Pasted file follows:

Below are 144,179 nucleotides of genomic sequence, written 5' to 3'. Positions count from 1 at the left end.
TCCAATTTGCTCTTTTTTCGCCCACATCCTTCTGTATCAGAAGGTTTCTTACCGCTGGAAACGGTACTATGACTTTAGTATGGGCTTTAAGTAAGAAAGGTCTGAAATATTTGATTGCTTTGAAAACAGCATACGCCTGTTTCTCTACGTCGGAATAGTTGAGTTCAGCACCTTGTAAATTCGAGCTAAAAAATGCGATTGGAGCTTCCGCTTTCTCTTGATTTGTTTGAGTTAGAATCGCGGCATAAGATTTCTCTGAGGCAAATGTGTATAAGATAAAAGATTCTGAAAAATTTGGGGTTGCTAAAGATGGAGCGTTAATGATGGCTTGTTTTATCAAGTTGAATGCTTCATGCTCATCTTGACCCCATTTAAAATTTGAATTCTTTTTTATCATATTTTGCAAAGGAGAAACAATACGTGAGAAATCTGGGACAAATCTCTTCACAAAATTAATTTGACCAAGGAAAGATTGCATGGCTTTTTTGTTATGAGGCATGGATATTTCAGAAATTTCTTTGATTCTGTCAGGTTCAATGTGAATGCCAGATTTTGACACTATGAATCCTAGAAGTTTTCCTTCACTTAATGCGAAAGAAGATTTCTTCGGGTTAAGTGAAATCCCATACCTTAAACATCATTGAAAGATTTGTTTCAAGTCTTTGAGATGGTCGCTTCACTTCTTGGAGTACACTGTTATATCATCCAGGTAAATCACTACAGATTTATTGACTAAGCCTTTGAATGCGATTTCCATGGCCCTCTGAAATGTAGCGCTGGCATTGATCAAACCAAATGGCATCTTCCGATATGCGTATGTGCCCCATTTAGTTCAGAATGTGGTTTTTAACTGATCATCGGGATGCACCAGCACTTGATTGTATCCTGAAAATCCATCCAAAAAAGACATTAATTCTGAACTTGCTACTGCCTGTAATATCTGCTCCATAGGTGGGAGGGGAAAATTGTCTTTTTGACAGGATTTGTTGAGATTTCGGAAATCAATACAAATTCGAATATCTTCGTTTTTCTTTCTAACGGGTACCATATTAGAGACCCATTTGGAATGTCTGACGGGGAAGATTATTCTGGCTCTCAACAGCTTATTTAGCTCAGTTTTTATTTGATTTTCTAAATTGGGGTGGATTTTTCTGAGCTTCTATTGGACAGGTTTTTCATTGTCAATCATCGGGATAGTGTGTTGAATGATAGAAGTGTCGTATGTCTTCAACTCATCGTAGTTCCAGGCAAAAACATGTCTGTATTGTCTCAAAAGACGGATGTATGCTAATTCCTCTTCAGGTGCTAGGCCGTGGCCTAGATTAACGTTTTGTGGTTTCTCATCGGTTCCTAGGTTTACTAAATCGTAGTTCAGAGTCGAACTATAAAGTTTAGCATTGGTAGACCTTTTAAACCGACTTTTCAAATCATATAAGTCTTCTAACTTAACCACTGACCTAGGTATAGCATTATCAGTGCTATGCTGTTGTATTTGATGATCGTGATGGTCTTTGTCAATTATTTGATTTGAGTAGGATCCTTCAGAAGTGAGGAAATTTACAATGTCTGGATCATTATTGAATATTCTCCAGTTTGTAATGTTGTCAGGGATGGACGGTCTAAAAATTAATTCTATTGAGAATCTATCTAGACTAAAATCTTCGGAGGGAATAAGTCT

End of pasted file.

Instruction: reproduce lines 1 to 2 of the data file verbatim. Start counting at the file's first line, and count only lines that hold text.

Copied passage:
Below are 144,179 nucleotides of genomic sequence, written 5' to 3'. Positions count from 1 at the left end.
TCCAATTTGCTCTTTTTTCGCCCACATCCTTCTGTATCAGAAGGTTTCTTACCGCTGGAAACGGTACTATGACTTTAGTATGGGCTTTAAGTAAGAAAGGTCTGAAATATTTGATTGCTTTGAAAACAGCATACGCCTGTTTCTCTACGTCGGAATAGTTGAGTTCAGCACCTTGTAAATTCGAGCTAAAAAATGCGATTGGAGCTTCCGCTTTCTCTTGATTTGTTTGAGTTAGAATCGCGGCATAAGATTTCTCTGAGGCAAATGTGTATAAGATAAAAGATTCTGAAAAATTTGGGGTTGCTAAAGATGGAGCGTTAATGATGGCTTGTTTTATCAAGTTGAATGCTTCATGCTCATCTTGACCCCATTTAAAATTTGAATTCTTTTTTATCATATTTTGCAAAGGAGAAACAATACGTGAGAAATCTGGGACAAATCTCTTCACAAAATTAATTTGACCAAGGAAAGATTGCATGGCTTTTTTGTTATGAGGCATGGATATTTCAGAAATTTCTTTGATTCTGTCAGGTTCAATGTGAATGCCAGATTTTGACACTATGAATCCTAGAAGTTTTCCTTCACTTAATGCGAAAGAAGATTTCTTCGGGTTAAGTGAAATCCCATACCTTAAACATCATTGAAAGATTTGTTTCAAGTCTTTGAGATGGTCGCTTCACTTCTTGGAGTACACTGTTATATCATCCAGGTAAATCACTACAGATTTATTGACTAAGCCTTTGAATGCGATTTCCATGGCCCTCTGAAATGTAGCGCTGGCATTGATCAAACCAAATGGCATCTTCCGATATGCGTATGTGCCCCATTTAGTTCAGAATGTGGTTTTTAACTGATCATCGGGATGCACCAGCACTTGATTGTATCCTGAAAATCCATCCAAAAAAGACATTAATTCTGAACTTGCTACTGCCTGTAATATCTGCTCCATAGGTGGGAGGGGAAAATTGTCTTTTTGACAGGATTTGTTGAGATTTCGGAAATCAATACAAATTCGAATATCTTCGTTTTTCTTTCTAACGGGTACCATATTAGAGACCCATTTGGAATGTCTGACGGGGAAGATTATTCTGGCTCTCAACAGCTTATTTAGCTCAGTTTTTATTTGATTTTCTAAATTGGGGTGGATTTTTCTGAGCTTCTATTGGACAGGTTTTTCATTGTCAATCATCGGGATAGTGTGTTGAATGATAGAAGTGTCGTATGTCTTCAACTCATCGTAGTTCCAGGCAAAAACATGTCTGTATTGTCTCAAAAGACGGATGTATGCTAATTCCTCTTCAGGTGCTAGGCCGTGGCCTAGATTAACGTTTTGTGGTTTCTCATCGGTTCCTAGGTTTACTAAATCGTAGTTCAGAGTCGAACTATAAAGTTTAGCATTGGTAGACCTTTTAAACCGACTTTTCAAATCATATAAGTCTTCTAACTTAACCACTGACCTAGGTATAGCATTATCAGTGCTATGCTGTTGTATTTGATGATCGTGATGGTCTTTGTCAATTATTTGATTTGAGTAGGATCCTTCAGAAGTGAGGAAATTTACAATGTCTGGATCATTATTGAATATTCTCCAGTTTGTAATGTTGTCAGGGATGGACGGTCTAAAAATTAATTCTATTGAGAATCTATCTAGACTAAAATCTTCGGAGGGAATAAGTCT